Journal of Medical Physics
 Home | Search | Ahead of print | Current Issue | Archives | Instructions | Subscription | Login  The official journal of AMPI, IOMP and AFOMP      
 Users online: 2810  Home  EMail this page Print this page Decrease font size Default font size Increase font size 
Year : 2010  |  Volume : 35  |  Issue : 3  |  Page : 174-180

Longitudinal volume analysis from computed tomography: Reproducibility using adrenal glands as surrogate tumors

Department of Radiology, University of California Davis Medical Center, Ellison Ambulatory Care Center, 4860 Y Street Suite 3100, Sacramento, CA, USA

Correspondence Address:
Nicolas D Prionas
University of California Davis Medical Center, Department of Radiology 4860 Y Street, Room 0505 Sacramento
Login to access the Email id

Source of Support: Grant from the National Institutes of Health (R01 EB002138) and National Center for Research for Medical Research (UL1 RR024146), Conflict of Interest: None

DOI: 10.4103/0971-6203.62130

Rights and Permissions

This study aims to determine the precision (reproducibility) of volume assessment in routine clinical computed tomography (CT) using adrenal glands as surrogate tumors. Seven patients at our institution were identified retrospectively as having received numerous abdominal CT scans (average 13.1, range 5 to 20). The adrenal glands were used as surrogate tumors, assuming no actual volume change. Left and right adrenal gland volumes were assessed by hand segmentation for each patient scan. Over 1240 regions of interest were outlined in total. The reproducibility, expressed as the coefficient of variation (COV), was used to characterize measurement precision. The average volumes were 5.9 and 4.5 cm 3 for the left and right adrenal gland, respectively, with COVs of 17.8% and 18.9%, respectively. Using one patient's data (20 scans) as an example surrogate for a spherical tumor, it was calculated that a 13% change in volume (4.2% change in diameter) could be determined with statistical significance at P=0.05. For this case, cursor positioning error in linear measurement of object size, by even 1 pixel on the CT image, corresponded to a significant change in volume (P=0.05). The precision of volume determination was dependent on total volume. Precision improved with increasing object size (r 2 =0.367). Given the small dimensions of the adrenal glands, the ~18% COV is likely to be a high estimate compared to larger tumors. Modern CT scanners working with thinner sections (i.e. <1 mm) are likely to produce better measurement precision. The use of volume measurement to quantify changing tumor size is supported as a more precise metric than linear measurement.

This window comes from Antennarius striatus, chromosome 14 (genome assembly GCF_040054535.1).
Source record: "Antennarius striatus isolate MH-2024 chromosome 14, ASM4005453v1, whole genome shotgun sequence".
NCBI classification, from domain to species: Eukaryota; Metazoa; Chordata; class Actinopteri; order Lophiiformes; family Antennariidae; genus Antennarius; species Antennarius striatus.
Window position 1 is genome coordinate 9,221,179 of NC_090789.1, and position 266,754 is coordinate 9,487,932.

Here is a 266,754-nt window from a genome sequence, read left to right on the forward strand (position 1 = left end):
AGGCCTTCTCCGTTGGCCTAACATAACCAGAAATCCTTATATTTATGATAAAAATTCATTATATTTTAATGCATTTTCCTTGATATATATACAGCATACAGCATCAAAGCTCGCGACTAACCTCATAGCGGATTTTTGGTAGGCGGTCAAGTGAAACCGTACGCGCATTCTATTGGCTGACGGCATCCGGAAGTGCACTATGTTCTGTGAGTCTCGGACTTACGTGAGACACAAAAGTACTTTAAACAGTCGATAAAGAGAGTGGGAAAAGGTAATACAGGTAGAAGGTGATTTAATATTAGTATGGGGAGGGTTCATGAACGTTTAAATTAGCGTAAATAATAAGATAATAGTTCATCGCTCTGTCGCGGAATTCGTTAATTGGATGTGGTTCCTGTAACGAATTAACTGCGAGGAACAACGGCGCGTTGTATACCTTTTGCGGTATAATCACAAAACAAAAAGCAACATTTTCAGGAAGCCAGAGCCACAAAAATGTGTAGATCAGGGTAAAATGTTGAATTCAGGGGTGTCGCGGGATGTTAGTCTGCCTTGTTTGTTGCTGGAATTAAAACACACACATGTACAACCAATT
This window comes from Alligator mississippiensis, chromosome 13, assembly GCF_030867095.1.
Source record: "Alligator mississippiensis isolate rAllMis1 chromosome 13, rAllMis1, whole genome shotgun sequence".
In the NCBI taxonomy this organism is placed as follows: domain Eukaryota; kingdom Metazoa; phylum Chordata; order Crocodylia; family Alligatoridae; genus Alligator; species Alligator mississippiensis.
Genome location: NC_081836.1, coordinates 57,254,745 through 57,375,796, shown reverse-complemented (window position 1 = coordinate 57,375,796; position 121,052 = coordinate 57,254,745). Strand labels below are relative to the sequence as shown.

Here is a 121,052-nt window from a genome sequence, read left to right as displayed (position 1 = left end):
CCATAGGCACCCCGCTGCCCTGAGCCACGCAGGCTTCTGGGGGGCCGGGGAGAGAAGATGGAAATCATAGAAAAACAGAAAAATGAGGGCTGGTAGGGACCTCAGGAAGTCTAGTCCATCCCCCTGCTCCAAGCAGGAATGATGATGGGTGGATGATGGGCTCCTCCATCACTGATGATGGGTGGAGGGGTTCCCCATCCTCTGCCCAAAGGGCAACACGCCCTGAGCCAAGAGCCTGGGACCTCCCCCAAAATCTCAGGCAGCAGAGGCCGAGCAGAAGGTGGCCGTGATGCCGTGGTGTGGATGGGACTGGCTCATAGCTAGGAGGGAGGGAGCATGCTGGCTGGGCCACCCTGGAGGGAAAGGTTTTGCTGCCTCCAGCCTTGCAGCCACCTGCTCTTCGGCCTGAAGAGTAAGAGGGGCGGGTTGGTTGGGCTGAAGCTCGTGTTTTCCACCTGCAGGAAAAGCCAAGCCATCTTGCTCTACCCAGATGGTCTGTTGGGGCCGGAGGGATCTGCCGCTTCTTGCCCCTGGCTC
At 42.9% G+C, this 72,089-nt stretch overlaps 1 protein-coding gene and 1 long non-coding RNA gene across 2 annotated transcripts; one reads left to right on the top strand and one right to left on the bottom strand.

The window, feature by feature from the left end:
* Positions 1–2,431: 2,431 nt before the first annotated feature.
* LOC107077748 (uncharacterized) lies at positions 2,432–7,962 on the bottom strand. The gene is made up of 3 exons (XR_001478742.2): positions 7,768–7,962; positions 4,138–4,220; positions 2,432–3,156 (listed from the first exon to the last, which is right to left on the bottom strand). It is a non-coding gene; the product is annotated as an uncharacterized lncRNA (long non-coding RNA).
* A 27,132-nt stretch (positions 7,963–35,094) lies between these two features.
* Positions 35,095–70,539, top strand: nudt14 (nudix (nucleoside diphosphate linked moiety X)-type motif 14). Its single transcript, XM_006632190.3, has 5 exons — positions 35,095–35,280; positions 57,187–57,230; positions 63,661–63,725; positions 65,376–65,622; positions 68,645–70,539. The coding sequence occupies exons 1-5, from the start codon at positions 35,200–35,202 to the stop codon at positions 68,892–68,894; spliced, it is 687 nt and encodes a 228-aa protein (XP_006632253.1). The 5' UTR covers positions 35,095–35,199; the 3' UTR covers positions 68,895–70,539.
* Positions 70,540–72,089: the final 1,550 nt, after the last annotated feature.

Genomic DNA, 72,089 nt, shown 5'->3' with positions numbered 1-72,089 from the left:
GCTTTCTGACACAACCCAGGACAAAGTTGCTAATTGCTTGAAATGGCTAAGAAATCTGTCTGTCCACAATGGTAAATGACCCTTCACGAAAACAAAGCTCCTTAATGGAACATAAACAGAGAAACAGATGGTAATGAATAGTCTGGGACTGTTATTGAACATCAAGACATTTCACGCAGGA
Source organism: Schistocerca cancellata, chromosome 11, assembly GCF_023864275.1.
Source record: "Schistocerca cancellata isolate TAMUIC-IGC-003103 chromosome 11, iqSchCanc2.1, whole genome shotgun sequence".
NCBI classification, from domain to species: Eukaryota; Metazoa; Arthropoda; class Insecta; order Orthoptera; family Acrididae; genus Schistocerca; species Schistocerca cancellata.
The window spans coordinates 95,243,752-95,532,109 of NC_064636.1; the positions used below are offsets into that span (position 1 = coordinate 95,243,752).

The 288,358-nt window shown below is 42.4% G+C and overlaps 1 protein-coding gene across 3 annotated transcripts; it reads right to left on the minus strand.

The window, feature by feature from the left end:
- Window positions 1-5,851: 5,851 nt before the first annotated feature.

Print this article     Email this article
 Next article
 Previous article
 Table of Contents

 Similar in PUBMED
   Search Pubmed for
   Search in Google Scholar for
 Related articles
 Citation Manager
 Access Statistics
 Reader Comments
 Email Alert *
 Add to My List *
 * Requires registration (Free)

 Article Access Statistics
    PDF Downloaded114    
    Comments [Add]    
    Cited by others 2    

Recommend this journal